Vagrant is neat if you need a whip up a machine to quickly test a script or check compatibility on an operating system that is different than what you normally run. And the value of that isn’t to be minimized. But some of the real power of Vagrant happens when you start to stand up full environments (think 3-tier applications or large scale web server farms) in a repeatable, effortless way. In Hashicorp Land, this is specifically referred to as a “multi-machine” environment. Any Vagrantfile that defines and controls multiple guest machines qualifies for this descriptor.
Defining Multi-Machine Environments
Building a Vagrantfile that will configure a multi-machine environment is as simple as defining multiple VMs with the parameter
config.vm.define. In the below example nabbed from Hashicorp documentation, one case see that an Apache front end and MySQL back end are both defined.
Vagrant.configure("2") do |config| config.vm.provision "shell", inline: "echo Hello" config.vm.define "web" do |web| web.vm.box = "apache" end config.vm.define "db" do |db| db.vm.box = "mysql" end end
Once the VMs are defined, configuration takes place by using the inner variable with the same name. In the example,
db.anything will apply configurations specifically to that machine. Global configurations can still be defined and will apply to all VMs. When configuring a multi-machine environment, it’s important to consider the load order of a Vagrantfile. I covered this in Part 3 of this series, but just to quickly recap, the load order is:
- Vagrantfile packaged with the box that is to be used for a given machine.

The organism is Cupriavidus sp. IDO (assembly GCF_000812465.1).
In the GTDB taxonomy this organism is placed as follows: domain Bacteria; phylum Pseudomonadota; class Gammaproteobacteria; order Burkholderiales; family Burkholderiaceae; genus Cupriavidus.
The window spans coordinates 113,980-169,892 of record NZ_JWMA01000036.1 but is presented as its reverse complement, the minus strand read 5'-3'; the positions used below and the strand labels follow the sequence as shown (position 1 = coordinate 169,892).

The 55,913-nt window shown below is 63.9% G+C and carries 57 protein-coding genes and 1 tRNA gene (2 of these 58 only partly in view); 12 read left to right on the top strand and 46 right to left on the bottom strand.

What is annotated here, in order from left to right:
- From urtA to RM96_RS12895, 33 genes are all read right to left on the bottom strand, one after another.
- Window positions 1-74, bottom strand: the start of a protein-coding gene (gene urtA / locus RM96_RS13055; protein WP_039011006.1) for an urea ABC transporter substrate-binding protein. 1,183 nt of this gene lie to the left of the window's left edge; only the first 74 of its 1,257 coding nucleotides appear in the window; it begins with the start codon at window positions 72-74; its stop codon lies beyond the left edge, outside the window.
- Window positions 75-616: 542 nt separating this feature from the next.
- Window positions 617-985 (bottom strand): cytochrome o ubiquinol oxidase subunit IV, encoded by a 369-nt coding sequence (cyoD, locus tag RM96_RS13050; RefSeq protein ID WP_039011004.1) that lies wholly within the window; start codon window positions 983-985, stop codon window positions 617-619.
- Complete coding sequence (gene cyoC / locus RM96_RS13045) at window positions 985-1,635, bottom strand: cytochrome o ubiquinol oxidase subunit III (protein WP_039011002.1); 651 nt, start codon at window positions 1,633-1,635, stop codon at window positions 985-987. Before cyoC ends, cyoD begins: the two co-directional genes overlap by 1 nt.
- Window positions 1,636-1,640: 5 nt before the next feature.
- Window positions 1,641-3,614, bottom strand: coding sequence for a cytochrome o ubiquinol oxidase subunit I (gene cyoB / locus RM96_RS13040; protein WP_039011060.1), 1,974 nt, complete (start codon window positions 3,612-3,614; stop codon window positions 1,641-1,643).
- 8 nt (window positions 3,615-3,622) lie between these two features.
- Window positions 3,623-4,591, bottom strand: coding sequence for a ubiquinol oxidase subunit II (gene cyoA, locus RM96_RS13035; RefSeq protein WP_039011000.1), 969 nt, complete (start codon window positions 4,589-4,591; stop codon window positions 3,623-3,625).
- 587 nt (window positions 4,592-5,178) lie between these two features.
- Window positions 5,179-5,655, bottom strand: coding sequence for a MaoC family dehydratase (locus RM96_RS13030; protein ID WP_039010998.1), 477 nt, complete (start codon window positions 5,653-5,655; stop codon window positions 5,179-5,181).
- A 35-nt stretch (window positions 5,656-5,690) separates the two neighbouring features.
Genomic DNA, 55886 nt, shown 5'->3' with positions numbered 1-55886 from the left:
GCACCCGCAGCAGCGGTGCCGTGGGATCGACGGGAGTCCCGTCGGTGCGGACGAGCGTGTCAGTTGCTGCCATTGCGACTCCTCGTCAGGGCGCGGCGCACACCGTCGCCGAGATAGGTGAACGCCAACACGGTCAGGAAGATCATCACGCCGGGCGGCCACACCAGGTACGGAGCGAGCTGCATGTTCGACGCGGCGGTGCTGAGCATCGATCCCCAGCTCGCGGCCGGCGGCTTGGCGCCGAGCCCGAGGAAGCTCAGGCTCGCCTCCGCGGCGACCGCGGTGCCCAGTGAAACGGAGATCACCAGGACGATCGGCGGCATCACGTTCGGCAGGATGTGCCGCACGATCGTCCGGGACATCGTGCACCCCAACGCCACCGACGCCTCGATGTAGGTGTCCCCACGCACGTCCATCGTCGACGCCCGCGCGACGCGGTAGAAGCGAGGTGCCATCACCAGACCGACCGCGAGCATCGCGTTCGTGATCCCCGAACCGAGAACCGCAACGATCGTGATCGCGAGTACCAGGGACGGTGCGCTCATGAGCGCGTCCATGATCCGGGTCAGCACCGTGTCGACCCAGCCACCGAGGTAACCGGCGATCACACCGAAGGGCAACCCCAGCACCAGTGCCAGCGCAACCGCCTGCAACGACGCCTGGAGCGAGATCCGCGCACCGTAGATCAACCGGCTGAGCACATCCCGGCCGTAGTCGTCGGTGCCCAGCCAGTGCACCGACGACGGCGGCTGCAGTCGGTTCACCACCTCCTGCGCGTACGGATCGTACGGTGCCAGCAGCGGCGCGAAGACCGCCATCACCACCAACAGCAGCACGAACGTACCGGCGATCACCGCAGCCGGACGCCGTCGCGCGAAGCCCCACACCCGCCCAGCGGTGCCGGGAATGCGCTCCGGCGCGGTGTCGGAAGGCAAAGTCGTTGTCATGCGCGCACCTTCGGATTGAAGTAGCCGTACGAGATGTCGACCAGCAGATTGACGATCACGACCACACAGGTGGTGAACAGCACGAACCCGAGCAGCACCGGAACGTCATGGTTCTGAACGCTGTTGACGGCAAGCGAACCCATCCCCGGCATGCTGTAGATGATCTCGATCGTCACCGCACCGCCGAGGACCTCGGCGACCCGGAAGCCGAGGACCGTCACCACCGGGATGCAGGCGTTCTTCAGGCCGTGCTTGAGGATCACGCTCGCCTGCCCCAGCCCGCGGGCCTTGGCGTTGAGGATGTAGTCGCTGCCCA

- Vagrantfile in your Vagrant home directory (defaults to
~/.vagrant.d). This lets you specify some defaults for your system user.
- Vagrantfile from the project directory. This is the Vagrantfile that you’ll be modifying most of the time.
- Multi-machine overrides if any.
- Provider-specific overrides, if any.
As the Vagrantfile grows and a large number of machines are defined, it can become a bit of a mess. Scott Lowe wrote about an idea he found over on this blog that breaks all the configuration data out into a separate YAML file. You could also use JSON or XML if you’re more comfortable with that, as in this example.
Accessing Multi-Machine Environments
When using a multi-machine environment, some vagrant commands need to become more specific. If you issue
vagrant sshin a multi-machine environment, which machine should be connected to? The commands in a multi-machine environment that only make sense for one machine need to have the machine specified in the command. So in the case of SSH, the command would be
vagrant ssh web. In the case of a command like reload, you could issue
vagrant reload and reload the whole environment, or you could specify one VM, as in
vagrant reload db. Since sometimes one needs to be specific but there’s also a large number of VM’s, the Vagrantfile will also parse regex when it identifies a regular expression for the name, such as